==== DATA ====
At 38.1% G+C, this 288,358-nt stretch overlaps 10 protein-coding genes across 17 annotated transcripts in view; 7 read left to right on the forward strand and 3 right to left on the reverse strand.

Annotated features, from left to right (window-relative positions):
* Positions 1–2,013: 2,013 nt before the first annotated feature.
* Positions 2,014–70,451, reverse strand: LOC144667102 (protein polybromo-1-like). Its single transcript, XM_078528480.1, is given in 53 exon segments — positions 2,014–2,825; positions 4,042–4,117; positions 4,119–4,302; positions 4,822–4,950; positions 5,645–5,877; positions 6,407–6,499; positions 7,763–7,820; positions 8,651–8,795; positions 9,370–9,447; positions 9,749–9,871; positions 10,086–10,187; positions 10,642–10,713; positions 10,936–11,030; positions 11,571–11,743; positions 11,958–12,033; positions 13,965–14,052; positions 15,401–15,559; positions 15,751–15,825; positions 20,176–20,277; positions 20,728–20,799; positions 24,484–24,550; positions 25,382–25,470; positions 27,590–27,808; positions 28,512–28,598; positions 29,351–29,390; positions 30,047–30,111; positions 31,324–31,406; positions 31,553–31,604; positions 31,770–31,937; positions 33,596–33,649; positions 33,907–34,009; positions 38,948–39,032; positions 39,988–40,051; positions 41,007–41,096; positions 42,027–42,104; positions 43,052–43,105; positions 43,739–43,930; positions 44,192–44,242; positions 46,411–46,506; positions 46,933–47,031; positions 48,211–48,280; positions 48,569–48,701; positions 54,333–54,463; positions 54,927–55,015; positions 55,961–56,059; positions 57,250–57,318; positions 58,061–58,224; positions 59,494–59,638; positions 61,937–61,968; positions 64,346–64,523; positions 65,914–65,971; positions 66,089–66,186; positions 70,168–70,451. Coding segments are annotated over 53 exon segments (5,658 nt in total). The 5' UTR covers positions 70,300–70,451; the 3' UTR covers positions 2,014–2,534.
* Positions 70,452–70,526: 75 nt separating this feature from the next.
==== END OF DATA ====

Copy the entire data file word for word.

At 38.1% G+C, this 288,358-nt stretch overlaps 10 protein-coding genes across 17 annotated transcripts in view; 7 read left to right on the forward strand and 3 right to left on the reverse strand.

Annotated features, from left to right (window-relative positions):
* Positions 1–2,013: 2,013 nt before the first annotated feature.
* Positions 2,014–70,451, reverse strand: LOC144667102 (protein polybromo-1-like). Its single transcript, XM_078528480.1, is given in 53 exon segments — positions 2,014–2,825; positions 4,042–4,117; positions 4,119–4,302; positions 4,822–4,950; positions 5,645–5,877; positions 6,407–6,499; positions 7,763–7,820; positions 8,651–8,795; positions 9,370–9,447; positions 9,749–9,871; positions 10,086–10,187; positions 10,642–10,713; positions 10,936–11,030; positions 11,571–11,743; positions 11,958–12,033; positions 13,965–14,052; positions 15,401–15,559; positions 15,751–15,825; positions 20,176–20,277; positions 20,728–20,799; positions 24,484–24,550; positions 25,382–25,470; positions 27,590–27,808; positions 28,512–28,598; positions 29,351–29,390; positions 30,047–30,111; positions 31,324–31,406; positions 31,553–31,604; positions 31,770–31,937; positions 33,596–33,649; positions 33,907–34,009; positions 38,948–39,032; positions 39,988–40,051; positions 41,007–41,096; positions 42,027–42,104; positions 43,052–43,105; positions 43,739–43,930; positions 44,192–44,242; positions 46,411–46,506; positions 46,933–47,031; positions 48,211–48,280; positions 48,569–48,701; positions 54,333–54,463; positions 54,927–55,015; positions 55,961–56,059; positions 57,250–57,318; positions 58,061–58,224; positions 59,494–59,638; positions 61,937–61,968; positions 64,346–64,523; positions 65,914–65,971; positions 66,089–66,186; positions 70,168–70,451. Coding segments are annotated over 53 exon segments (5,658 nt in total). The 5' UTR covers positions 70,300–70,451; the 3' UTR covers positions 2,014–2,534.
* Positions 70,452–70,526: 75 nt separating this feature from the next.